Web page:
How to Ride a Fixed Gear Bike
Fixed gear bikes are one speed bikes with no freewheel - if the bike is moving the pedals are turning. They are hugely popular with bike messengers due to their simplicity, unbreakability and unstealability (you will understand the latter after your first city ride..). They have also become more popular among a wider group of riders due to the above factors, their enhanced aerobic demands and tendency to increase rider "mindfulness".
- Get a fixed gear: The fun way is to build bikes from old "10 speed" bikes, which is generally the least expensive and most "customizable" approach. Make sure the frame has either horizontal dropouts or a track fork-- vertical dropouts don't allow for adjustment or chain flex, and are generally a poor choice for single- or- fixed-gear conversions. Alternatives are new bikes like Giant's "track" or Bianchi's "Pista". If you spend over $500 you may well be missing the point. You will need to make decisions on what size gear to use and whether you wish to add a front or rear brake - "very low 70's gearing" and "front brake only" are typical decisions.
- "Just keep turning the pedals". Sounds obvious but if you do not control the bike, it will control you, with unpleasant consequences. It is not as obvious as it sounds. It will take quite a while for your subconscious mind to learn not to try coasting, and not to feel like a runaway locomotive when you discover you can't.
- Practice random acts of senseless stopping. Depending on whether you have chosen to use brakes, this may require a lot more time and - or mastery of "skip stopping". At the very least it will entail trying to "back-pedal" to slow down, which you may find an interesting challenge.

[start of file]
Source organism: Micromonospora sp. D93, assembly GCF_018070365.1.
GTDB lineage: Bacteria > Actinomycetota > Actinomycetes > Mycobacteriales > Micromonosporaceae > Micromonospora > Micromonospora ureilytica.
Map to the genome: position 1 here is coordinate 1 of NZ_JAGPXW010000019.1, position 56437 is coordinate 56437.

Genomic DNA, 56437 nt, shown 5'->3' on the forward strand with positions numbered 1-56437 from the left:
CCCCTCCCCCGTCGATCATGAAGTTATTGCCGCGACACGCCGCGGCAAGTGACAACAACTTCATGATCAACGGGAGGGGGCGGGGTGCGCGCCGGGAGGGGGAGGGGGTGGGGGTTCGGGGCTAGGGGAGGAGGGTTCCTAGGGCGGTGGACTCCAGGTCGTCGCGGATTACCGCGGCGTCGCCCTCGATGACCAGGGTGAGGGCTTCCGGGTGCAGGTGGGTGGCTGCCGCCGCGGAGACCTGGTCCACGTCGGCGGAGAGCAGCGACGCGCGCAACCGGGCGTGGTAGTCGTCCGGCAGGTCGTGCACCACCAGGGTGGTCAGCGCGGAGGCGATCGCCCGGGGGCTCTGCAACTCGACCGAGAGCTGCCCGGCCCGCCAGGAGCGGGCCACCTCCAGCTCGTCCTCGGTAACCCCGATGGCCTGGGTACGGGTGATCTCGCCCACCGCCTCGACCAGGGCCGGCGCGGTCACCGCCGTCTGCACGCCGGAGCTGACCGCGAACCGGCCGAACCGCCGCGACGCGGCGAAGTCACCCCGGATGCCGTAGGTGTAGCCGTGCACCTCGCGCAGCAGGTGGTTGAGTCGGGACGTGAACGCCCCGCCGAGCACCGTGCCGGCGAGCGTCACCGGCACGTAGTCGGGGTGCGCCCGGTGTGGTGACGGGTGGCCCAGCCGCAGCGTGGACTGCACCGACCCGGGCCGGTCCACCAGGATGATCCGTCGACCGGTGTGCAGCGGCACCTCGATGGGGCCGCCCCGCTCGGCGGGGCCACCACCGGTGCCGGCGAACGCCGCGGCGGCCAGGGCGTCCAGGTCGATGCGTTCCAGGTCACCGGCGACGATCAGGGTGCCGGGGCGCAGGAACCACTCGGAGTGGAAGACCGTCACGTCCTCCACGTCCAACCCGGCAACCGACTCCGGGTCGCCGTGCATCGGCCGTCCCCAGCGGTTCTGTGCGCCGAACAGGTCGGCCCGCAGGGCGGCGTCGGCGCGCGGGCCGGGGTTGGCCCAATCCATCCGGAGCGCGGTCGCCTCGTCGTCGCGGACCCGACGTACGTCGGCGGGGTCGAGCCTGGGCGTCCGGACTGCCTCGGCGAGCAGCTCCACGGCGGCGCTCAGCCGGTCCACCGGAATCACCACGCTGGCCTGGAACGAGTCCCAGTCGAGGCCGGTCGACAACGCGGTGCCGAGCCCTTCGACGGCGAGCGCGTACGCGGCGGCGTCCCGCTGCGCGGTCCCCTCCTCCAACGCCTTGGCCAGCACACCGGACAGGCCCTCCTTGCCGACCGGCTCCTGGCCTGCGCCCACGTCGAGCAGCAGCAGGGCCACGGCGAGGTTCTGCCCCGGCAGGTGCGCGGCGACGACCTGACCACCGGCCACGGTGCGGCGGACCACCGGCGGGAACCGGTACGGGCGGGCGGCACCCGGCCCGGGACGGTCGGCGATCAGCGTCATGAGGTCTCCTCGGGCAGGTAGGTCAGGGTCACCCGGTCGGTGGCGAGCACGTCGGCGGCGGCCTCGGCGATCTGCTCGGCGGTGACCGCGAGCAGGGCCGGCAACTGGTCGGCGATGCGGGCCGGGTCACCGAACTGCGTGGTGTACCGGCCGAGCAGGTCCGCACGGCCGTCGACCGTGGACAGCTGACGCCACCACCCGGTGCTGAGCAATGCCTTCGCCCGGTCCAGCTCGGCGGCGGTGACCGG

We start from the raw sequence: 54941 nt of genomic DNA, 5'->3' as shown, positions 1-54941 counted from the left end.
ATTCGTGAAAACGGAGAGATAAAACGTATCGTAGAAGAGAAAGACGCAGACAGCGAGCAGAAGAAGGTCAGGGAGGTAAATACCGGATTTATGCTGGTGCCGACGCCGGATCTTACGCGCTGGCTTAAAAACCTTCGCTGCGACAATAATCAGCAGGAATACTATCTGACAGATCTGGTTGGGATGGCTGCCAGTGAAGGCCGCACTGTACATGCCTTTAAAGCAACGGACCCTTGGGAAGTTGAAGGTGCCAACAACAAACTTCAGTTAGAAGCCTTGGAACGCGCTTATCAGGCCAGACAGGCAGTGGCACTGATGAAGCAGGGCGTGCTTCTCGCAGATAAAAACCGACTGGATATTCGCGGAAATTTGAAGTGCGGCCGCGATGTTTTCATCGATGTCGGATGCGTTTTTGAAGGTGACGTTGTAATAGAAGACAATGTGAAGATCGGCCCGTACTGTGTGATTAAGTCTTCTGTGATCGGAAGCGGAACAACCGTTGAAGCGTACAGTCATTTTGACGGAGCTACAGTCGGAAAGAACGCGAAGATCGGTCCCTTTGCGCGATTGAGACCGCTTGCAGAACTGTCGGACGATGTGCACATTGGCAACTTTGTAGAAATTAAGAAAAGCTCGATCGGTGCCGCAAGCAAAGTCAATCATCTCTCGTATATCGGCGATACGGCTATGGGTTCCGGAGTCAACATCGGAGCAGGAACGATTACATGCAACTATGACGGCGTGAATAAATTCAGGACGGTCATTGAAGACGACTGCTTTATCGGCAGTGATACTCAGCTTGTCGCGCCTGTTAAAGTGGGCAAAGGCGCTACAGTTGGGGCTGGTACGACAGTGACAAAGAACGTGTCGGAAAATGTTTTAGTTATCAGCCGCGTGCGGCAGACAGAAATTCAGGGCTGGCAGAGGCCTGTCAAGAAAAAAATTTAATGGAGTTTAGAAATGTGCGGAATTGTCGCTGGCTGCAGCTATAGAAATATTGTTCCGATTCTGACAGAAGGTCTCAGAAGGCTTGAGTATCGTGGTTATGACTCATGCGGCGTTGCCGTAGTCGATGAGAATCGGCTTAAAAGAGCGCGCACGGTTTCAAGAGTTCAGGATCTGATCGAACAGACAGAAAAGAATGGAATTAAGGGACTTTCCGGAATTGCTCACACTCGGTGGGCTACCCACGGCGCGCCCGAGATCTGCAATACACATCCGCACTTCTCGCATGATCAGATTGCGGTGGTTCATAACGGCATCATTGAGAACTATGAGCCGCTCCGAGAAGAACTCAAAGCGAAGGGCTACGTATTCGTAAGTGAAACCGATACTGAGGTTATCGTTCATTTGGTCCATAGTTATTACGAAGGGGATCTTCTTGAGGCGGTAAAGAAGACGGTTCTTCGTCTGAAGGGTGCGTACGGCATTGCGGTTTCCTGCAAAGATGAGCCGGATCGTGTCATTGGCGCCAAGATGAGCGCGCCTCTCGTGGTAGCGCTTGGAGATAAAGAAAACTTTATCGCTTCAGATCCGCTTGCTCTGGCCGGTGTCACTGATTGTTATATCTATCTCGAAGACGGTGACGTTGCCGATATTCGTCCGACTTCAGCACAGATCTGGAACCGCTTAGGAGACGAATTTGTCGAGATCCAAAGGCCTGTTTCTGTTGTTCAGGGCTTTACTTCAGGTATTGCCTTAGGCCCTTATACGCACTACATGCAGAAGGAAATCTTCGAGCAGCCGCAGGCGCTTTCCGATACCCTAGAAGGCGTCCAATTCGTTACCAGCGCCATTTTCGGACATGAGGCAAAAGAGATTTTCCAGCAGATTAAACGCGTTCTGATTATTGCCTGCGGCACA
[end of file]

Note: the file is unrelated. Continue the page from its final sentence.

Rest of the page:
- Leave the bike computer and heart rate monitor at home. The point is to simplify things to where we can enjoy riding as we did when we were children.
- Learn to pace yourself. Stopping and starting take more work than on a geared bike. If you see that a stale green light ahead, it is better to slow down and hopefully catch the next green without having to stop, than charge the light and then have to stop suddenly when it turns red. You will be faster going uphill and slower going downhill than on a geared bike.
- Practice in a safe remote area. The first several rides are startling in many ways and it is safest to learn in areas where you can safely "recover" without worrying about the cab driver who does not see you coming.
- Pre-ride: Make absolutely sure nothing (shoelaces etc.) is flapping around near the chain. If something gets caught in the crank, the bike will stop instantly, and you will not.
- You might migrate to clipless pedals as soon as you are somewhat comfortable on the bike. Often two-sided pedals are used, which allow for riding with either bike shoes (cleat on bottom) or sneakers (tuck those laces in).
- Fixies generally do not have quick release hubs, so you will need to have a 15mm wrench to loosen up the bolts to be able to get the wheel out when needed.
- Stretch the knees before and after each ride. Long time fixed riders often suffer irreversible knee and lower back problems, as recreational and occupational fixed-gear riding is rough on the knees and lower back. Stretching greatly reduces soreness and injury. It also allows for a better building up of the muscles surrounding the joints.
- Riding with platform pedals and without brakes (optional) is not only a really bad idea, but a great way to get injured. Clipless pedals and toeclips are bound to the rider's foot, allowing the rider to skid easily.
- Having a brake is a good idea, as going brakeless and skidding puts pressure on the kneecaps, increasing the possibility of knee injuries; it also wears out your tires quickly.
- Some towns are ticketing riders with one or no brakes. Please check with your local bike shop for this information.
- Beware of downhills. Coasting is not optional and high speed pedaling (spinning) - perhaps over 120 RPM - requires suppleness, balance and practice. Good luck, have fun!
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